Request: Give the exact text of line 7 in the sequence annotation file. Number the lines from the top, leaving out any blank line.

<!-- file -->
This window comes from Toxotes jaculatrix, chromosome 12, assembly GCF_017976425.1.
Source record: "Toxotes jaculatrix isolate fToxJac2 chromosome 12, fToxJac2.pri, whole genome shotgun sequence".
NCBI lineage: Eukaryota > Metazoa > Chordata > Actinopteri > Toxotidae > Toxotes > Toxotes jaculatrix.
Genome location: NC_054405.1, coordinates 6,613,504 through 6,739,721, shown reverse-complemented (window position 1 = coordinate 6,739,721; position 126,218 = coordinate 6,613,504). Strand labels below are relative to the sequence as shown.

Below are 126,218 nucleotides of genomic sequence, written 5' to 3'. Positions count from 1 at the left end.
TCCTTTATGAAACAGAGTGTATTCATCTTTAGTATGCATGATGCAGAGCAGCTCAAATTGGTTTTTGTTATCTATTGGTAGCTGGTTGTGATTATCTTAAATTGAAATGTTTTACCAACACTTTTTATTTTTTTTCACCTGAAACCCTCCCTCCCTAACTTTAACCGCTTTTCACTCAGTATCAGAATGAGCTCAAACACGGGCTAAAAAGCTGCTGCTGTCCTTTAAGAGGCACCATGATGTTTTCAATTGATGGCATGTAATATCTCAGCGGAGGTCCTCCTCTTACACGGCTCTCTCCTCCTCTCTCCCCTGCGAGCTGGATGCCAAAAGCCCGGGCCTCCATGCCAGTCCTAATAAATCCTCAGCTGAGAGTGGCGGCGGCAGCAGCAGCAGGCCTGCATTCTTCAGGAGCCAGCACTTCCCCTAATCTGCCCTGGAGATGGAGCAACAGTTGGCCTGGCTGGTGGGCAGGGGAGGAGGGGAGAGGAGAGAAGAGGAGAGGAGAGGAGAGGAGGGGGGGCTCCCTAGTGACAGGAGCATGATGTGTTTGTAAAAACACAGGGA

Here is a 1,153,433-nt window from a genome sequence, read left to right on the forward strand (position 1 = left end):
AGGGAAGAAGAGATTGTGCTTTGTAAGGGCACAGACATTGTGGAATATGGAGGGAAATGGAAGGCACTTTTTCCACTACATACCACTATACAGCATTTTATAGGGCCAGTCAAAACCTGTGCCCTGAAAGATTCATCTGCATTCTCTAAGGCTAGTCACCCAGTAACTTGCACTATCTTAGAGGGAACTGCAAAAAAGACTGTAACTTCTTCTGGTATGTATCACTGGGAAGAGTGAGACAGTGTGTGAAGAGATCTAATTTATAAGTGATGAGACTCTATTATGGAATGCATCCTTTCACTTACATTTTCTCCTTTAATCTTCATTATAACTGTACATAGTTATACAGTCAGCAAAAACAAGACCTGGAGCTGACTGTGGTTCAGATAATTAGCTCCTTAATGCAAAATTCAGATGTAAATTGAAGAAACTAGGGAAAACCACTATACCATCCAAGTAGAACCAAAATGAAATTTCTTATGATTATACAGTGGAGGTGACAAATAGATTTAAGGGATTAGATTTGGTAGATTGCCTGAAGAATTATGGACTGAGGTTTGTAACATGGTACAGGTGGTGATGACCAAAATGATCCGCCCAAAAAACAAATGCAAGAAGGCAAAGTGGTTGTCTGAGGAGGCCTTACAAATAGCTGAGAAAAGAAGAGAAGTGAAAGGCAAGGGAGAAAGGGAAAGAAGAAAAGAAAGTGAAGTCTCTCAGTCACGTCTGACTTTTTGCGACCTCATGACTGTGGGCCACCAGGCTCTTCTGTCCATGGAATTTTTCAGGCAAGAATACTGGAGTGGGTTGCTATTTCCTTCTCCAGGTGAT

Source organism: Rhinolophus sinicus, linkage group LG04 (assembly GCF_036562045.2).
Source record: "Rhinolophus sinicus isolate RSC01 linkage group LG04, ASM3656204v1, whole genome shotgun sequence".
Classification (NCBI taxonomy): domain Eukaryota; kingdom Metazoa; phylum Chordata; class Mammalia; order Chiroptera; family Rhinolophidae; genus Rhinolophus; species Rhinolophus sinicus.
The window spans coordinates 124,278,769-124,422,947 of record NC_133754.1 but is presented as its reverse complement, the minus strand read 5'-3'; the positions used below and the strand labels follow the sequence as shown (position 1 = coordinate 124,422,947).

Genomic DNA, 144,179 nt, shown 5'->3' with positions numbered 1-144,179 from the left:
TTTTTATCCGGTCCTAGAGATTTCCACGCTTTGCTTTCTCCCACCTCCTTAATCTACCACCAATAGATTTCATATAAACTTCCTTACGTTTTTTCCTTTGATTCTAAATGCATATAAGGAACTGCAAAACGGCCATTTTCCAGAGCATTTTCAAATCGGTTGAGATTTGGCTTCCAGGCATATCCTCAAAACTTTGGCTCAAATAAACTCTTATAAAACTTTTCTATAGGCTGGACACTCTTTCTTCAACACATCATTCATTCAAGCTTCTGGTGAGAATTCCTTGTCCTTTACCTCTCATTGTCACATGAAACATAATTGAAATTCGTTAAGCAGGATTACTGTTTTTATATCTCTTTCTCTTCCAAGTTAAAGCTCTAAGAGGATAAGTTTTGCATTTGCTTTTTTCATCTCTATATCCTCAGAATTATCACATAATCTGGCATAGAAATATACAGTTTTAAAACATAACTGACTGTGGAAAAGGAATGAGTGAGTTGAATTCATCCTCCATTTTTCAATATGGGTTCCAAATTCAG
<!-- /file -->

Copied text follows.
Here is a 1,153,433-nt window from a genome sequence, read left to right on the forward strand (position 1 = left end):